A throng of crop-eating caterpillars is threatening food supplies across west Africa, and could prove hard to control with pesticides. The crawling menace has appeared in northern Liberia, where hundreds of millions of the black larvae are devouring plants, fouling wells with their faeces and even driving farmers from fields.

They are now crossing into neighbouring Guinea, and the UN Food and Agriculture Organization (FAO) warns that in two to three weeks they will turn into moths that can fly hundreds of kilometres and could spread across west Africa, worsening food shortages in the region.

"The species is so far unknown," FAO entomologist Winfred Hammond told New Scientist from Accra in Ghana, where Liberian specimens were being flown for analysis.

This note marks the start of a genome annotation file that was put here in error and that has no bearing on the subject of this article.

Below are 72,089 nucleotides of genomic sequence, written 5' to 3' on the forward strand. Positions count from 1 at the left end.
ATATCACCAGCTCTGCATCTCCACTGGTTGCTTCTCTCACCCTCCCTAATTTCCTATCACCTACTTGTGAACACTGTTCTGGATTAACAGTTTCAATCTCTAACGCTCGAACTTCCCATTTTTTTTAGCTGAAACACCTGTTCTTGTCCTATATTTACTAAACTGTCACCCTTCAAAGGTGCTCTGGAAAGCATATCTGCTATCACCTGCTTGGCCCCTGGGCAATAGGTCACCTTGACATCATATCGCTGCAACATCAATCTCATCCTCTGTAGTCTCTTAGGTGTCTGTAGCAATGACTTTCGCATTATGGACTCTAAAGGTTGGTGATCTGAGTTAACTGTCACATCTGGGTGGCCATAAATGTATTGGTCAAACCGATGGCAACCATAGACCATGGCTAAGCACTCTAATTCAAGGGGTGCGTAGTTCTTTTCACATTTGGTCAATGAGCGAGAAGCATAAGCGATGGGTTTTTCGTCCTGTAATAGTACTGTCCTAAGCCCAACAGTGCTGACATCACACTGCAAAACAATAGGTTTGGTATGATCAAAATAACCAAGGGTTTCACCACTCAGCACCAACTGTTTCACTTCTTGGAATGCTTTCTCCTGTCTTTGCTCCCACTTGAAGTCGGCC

Several species of African caterpillars swarm over crops but unlike the best-known species, army worms, the newly discovered Liberian caterpillars reportedly climb trees to get away from hand-sprayed insecticides on the ground. Aerial spraying might kill them but the FAO fears this will contaminate water supplies.

Although too late to help farmers this year, a bio-pesticide already developed for army worms could be adapted for the new species. The idea would be to infect the caterpillars with a virus specific to that species, and then use mashed-up infected caterpillars against the rest. Such a pesticide could be made locally for a third of the cost of chemical sprays.

But there is a hitch: though UK agencies funded the pesticide's development, commercialisation has stalled for lack of funds. "It has been "extremely difficult to get £1.25 million for producing it locally," says Ken Wilson of Lancaster University in the UK.

Update: The UN Food and Agriculture Organization has confirmed that the caterpillars in the Liberia outbreak are of the same species of armyworm that is a well known pest in east Africa. The viral pesticide developed against the armyworm should therefore work against the new outbreak.